Long-term fate of nitrate fertilizer in agricultural soils is not necessarily related to nitrate leaching from agricultural soils

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2014-01-01
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David, Mark
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Agronomy

The Department of Agronomy seeks to teach the study of the farm-field, its crops, and its science and management. It originally consisted of three sub-departments to do this: Soils, Farm-Crops, and Agricultural Engineering (which became its own department in 1907). Today, the department teaches crop sciences and breeding, soil sciences, meteorology, agroecology, and biotechnology.

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The Department of Agronomy was formed in 1902. From 1917 to 1935 it was known as the Department of Farm Crops and Soils.

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1902–present

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  • Department of Farm Crops and Soils (1917–1935)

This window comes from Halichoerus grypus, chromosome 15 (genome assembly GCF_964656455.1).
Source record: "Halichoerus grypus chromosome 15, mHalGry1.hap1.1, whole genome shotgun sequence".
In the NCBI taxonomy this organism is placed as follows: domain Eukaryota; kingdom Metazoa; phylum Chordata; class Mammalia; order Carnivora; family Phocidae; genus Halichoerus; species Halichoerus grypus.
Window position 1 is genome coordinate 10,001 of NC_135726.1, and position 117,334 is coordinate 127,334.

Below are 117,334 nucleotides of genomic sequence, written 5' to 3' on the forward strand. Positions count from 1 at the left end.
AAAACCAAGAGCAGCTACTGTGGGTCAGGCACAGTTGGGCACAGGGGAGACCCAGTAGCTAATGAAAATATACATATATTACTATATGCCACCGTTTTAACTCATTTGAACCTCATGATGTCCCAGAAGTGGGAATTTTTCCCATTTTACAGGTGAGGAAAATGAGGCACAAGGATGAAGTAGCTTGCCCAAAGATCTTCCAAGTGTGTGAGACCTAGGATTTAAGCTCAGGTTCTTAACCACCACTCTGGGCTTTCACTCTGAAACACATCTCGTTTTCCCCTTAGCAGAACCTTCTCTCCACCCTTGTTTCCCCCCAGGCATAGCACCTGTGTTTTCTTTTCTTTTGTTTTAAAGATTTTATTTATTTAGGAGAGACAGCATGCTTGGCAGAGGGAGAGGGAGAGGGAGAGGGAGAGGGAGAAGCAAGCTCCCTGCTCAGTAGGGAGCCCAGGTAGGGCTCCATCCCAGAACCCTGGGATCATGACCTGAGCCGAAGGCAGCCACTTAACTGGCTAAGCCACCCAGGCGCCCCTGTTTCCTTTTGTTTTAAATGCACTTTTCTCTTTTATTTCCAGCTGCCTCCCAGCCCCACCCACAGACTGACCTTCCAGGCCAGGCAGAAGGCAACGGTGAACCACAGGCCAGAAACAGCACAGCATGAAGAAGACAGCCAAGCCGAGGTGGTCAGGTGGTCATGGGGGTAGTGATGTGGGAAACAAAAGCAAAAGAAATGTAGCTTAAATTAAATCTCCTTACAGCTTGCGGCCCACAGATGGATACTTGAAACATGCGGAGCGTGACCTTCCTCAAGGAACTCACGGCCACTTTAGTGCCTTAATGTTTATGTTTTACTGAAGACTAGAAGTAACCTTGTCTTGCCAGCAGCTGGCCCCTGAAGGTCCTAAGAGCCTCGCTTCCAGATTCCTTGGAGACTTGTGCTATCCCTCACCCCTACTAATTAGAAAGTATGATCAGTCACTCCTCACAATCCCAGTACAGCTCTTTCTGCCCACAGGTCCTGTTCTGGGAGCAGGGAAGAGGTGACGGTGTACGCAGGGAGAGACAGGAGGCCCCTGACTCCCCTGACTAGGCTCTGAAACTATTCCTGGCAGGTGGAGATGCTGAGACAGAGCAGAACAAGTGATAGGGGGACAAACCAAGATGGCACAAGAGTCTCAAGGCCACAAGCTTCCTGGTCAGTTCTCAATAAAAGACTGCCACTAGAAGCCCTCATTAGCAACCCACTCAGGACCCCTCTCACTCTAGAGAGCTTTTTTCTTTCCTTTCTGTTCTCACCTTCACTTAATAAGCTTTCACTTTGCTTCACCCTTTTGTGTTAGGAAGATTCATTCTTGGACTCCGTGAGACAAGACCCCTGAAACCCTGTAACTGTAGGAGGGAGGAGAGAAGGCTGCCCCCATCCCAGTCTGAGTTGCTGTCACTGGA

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Abstract

Accounting for the fate of inorganic N fertilizer in agricultural systems is critical to sustainable production. Sebilo et al. (1) provide a unique long-term record of 15NO3 fertilizer fate that demonstrates N molecules from a discrete fertilizer application are transferred to soil organic matter (SOM) and subsequently mineralized over the course of ca.100 years during which they contribute to NO3 leaching. The authors conclude “attempts to reduce agricultural nitrate contamination of aquatic systems must consider the long-term legacy of past applications of synthetic fertilizers”. Further, they suggest a recent decrease in anthropogenic N inputs to the Mississippi River Basin, without a concomitant decrease in riverine NO3 loads, is consistent with their conclusion

Comments

This is an article from Castellano, Michael J., and Mark B. David. "Long-term fate of nitrate fertilizer in agricultural soils is not necessarily related to nitrate leaching from agricultural soils." Proceedings of the National Academy of Sciences 111, no. 8 (2014): E766-E766. doi: 10.1073/pnas.1321350111. Posted with permission.

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Wed Jan 01 00:00:00 UTC 2014
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